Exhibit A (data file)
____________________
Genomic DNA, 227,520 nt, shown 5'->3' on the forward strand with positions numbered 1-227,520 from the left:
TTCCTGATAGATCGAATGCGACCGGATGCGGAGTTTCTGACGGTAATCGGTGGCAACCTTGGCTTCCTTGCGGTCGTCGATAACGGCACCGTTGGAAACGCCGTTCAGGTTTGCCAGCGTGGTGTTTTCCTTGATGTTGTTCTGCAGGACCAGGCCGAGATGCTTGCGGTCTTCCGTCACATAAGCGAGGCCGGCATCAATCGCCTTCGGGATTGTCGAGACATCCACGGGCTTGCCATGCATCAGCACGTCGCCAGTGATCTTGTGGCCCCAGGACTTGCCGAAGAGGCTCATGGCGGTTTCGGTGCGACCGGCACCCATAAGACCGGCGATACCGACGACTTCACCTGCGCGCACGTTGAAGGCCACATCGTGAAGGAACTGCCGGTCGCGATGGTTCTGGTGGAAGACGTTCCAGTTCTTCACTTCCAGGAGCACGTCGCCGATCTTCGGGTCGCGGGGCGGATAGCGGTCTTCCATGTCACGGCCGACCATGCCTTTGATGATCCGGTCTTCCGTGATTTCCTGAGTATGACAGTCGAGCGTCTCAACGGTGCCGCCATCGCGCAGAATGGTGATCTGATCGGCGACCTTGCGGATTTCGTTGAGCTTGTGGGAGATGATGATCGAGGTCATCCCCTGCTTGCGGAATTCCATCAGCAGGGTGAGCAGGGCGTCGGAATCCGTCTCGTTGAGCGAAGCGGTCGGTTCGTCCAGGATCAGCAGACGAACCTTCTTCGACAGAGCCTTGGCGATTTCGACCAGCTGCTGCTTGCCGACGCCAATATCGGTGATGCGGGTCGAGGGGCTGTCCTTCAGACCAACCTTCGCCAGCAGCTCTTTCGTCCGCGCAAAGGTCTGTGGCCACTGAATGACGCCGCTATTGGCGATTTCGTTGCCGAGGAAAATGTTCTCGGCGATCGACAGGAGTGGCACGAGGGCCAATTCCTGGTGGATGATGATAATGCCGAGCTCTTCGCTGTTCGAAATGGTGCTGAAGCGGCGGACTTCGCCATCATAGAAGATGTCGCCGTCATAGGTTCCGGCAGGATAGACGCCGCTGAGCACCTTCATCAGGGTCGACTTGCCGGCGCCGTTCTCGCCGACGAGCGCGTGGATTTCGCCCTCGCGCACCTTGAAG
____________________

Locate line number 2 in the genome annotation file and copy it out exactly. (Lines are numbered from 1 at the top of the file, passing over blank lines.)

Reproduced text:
TTCCTGATAGATCGAATGCGACCGGATGCGGAGTTTCTGACGGTAATCGGTGGCAACCTTGGCTTCCTTGCGGTCGTCGATAACGGCACCGTTGGAAACGCCGTTCAGGTTTGCCAGCGTGGTGTTTTCCTTGATGTTGTTCTGCAGGACCAGGCCGAGATGCTTGCGGTCTTCCGTCACATAAGCGAGGCCGGCATCAATCGCCTTCGGGATTGTCGAGACATCCACGGGCTTGCCATGCATCAGCACGTCGCCAGTGATCTTGTGGCCCCAGGACTTGCCGAAGAGGCTCATGGCGGTTTCGGTGCGACCGGCACCCATAAGACCGGCGATACCGACGACTTCACCTGCGCGCACGTTGAAGGCCACATCGTGAAGGAACTGCCGGTCGCGATGGTTCTGGTGGAAGACGTTCCAGTTCTTCACTTCCAGGAGCACGTCGCCGATCTTCGGGTCGCGGGGCGGATAGCGGTCTTCCATGTCACGGCCGACCATGCCTTTGATGATCCGGTCTTCCGTGATTTCCTGAGTATGACAGTCGAGCGTCTCAACGGTGCCGCCATCGCGCAGAATGGTGATCTGATCGGCGACCTTGCGGATTTCGTTGAGCTTGTGGGAGATGATGATCGAGGTCATCCCCTGCTTGCGGAATTCCATCAGCAGGGTGAGCAGGGCGTCGGAATCCGTCTCGTTGAGCGAAGCGGTCGGTTCGTCCAGGATCAGCAGACGAACCTTCTTCGACAGAGCCTTGGCGATTTCGACCAGCTGCTGCTTGCCGACGCCAATATCGGTGATGCGGGTCGAGGGGCTGTCCTTCAGACCAACCTTCGCCAGCAGCTCTTTCGTCCGCGCAAAGGTCTGTGGCCACTGAATGACGCCGCTATTGGCGATTTCGTTGCCGAGGAAAATGTTCTCGGCGATCGACAGGAGTGGCACGAGGGCCAATTCCTGGTGGATGATGATAATGCCGAGCTCTTCGCTGTTCGAAATGGTGCTGAAGCGGCGGACTTCGCCATCATAGAAGATGTCGCCGTCATAGGTTCCGGCAGGATAGACGCCGCTGAGCACCTTCATCAGGGTCGACTTGCCGGCGCCGTTCTCGCCGACGAGCGCGTGGATTTCGCCCTCGCGCACCTTGAAG